Suboxone and Methadone addiction can be a serious problem which requires its own course of treatment to remedy. Due to the long-acting quality of these drugs, the duration of the withdrawal can extend longer than many other opioids. Patients have reported over a month of physical discomfort, sleeplessness, anxiety and other withdrawal symptoms. This painful and challenging detox process can feel nearly impossible to overcome.

Patients who have undergone rapid detox are fully opiate free and can immediately be introduced to medications such as naltrexone and Vivitrol. These medications unlike the MAT drugs, have no addictive properties and help eliminate physical cravings that are the main cause of relapse.

Treatment Focused and Modified to Each Individual PatientRapid Drug Detox | Waismann Method

Traditional detox facilities are usually crowded, very crowded. It has been reported that the heroin and opiate crisis is the main reason for overcrowding of drug rehabilitation facilities. Often, patients are put on a waiting list and go in for treatment as soon as a bed opens. It is hard for the patient to receive individualized care because the attention of the addiction treatment personnel needs to be divided for so many. Most detox protocols are pre-set and patients utilize the nursing services on an as-needed basis.

This is not the case with hospital-based rapid drug detox programs.  In a hospital, patients are admitted and assessed in the comfort and privacy of private rooms where an array of medical specialists and resources are available for consultation and treatment. Each patient receives the detox protocol that is indicated based on their unique medical and dependence history.  

If not well managed, detox can be painful and even life-threatening. The discomfort associated with withdrawal is one of the main reasons why people leave treatment early and immediately relapse. When rapid detox is performed in the adequate medical facility and with the appropriately allowed time, close to 98 percent of patients complete detox and move forward with their chosen recovery program. The goal of rapid detox is to medically manage the physical changes which occurs in the chemical level of the brain and body after repeated drug use while providing the  highest degree of safety, comfort, and support.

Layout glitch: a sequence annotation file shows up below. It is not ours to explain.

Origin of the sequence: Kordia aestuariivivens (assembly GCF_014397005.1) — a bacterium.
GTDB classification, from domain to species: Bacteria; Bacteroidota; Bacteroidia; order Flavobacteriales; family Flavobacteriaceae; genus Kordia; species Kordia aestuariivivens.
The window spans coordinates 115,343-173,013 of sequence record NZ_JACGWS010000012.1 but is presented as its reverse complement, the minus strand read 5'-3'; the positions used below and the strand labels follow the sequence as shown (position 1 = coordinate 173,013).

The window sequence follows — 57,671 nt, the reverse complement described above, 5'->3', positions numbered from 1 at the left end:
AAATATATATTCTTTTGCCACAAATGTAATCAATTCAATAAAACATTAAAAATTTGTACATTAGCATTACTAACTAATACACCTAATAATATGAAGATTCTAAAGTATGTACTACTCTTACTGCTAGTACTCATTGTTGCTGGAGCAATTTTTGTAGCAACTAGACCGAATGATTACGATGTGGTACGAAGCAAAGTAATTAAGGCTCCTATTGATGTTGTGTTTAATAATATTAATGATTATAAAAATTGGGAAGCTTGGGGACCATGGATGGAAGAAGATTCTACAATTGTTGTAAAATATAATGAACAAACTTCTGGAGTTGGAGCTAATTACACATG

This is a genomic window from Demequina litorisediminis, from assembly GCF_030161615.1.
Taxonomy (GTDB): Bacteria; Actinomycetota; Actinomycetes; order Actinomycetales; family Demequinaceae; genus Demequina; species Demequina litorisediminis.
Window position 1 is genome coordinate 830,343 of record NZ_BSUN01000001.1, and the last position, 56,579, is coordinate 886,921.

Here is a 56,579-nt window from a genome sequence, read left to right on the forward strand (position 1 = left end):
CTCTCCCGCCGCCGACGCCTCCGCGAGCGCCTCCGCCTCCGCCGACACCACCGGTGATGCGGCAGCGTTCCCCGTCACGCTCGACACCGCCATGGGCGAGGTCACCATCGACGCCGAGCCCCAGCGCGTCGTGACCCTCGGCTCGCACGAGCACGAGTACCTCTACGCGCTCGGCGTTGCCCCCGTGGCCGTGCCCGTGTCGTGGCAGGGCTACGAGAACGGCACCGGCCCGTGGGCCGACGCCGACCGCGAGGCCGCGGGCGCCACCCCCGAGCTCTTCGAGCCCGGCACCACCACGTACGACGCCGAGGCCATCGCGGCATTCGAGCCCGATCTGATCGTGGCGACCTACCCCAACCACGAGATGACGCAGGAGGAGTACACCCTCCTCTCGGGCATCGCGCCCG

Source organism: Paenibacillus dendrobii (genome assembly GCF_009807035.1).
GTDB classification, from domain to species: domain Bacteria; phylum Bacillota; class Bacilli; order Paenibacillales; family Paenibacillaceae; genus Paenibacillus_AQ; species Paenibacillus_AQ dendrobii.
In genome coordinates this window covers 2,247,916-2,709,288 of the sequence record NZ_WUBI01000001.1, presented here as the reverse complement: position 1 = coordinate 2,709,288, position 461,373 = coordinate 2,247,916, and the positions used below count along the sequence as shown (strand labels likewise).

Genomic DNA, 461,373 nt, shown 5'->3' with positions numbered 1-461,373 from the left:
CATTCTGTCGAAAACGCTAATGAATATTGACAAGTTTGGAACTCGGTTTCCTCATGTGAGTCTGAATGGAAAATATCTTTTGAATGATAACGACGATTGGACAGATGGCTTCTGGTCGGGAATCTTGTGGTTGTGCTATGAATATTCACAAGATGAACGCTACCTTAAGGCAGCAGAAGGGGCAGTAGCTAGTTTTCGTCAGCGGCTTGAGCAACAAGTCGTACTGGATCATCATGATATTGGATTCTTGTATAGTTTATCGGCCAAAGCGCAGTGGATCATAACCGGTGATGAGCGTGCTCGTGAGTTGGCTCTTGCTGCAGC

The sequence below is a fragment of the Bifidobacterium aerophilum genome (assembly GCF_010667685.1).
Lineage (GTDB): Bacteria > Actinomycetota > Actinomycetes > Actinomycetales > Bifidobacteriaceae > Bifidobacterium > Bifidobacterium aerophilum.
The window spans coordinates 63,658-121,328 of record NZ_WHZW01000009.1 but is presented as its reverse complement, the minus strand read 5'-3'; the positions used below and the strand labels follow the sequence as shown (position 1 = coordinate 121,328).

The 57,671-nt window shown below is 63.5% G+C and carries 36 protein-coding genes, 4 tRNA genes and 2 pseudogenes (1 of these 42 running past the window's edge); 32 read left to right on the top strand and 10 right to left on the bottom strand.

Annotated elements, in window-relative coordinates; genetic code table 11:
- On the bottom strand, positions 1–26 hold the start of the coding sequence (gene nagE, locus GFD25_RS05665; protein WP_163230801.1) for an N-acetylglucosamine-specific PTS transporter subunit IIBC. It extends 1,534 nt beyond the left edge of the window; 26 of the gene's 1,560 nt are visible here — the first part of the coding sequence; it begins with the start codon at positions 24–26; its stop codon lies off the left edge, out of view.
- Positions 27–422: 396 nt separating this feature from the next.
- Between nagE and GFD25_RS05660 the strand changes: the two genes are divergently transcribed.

Treatment does not end once a patient has completed rapid detox. Immediate recovery care is crucial for the success and safety of a rapid detox program.

Patient-Centered Aftercare

Many people believe that rapid detox treatment should end right after the anesthesia detox is completed; this could be no further than the truth. In fact, the next few days is when all different organs and chemicals are attempting to readjust. This is a critical period where individualized professional assistance and assessment are imperative to the full recovery. Many opportunities and options should be available for the patient to sustain recovery.

Most patients are able to complete rapid detox and recovery care within 5 to 10 days of admission. However, like the rest of the treatment, the aftercare plan should not be predetermined or one size fits all.

Assessing and carefully listening to each person allows a team of professionals to provide the adequate assistance and guidance in order to reach a successful result. Recognizing that some individuals may need individualized mental health care, instead of the usual structured groups or other inpatient programs is also crucial to prevent relapse.

Rapid drug detox has many advantages. Not only is it a quicker process, it also takes away the fear of withdrawal symptoms. Further, there is less of a stigma associated with rapid detox than traditional drug rehabs. Rapid drug detox is not just an effective treatment option, but a great solution for those who want to break free from the chains of opiate addiction.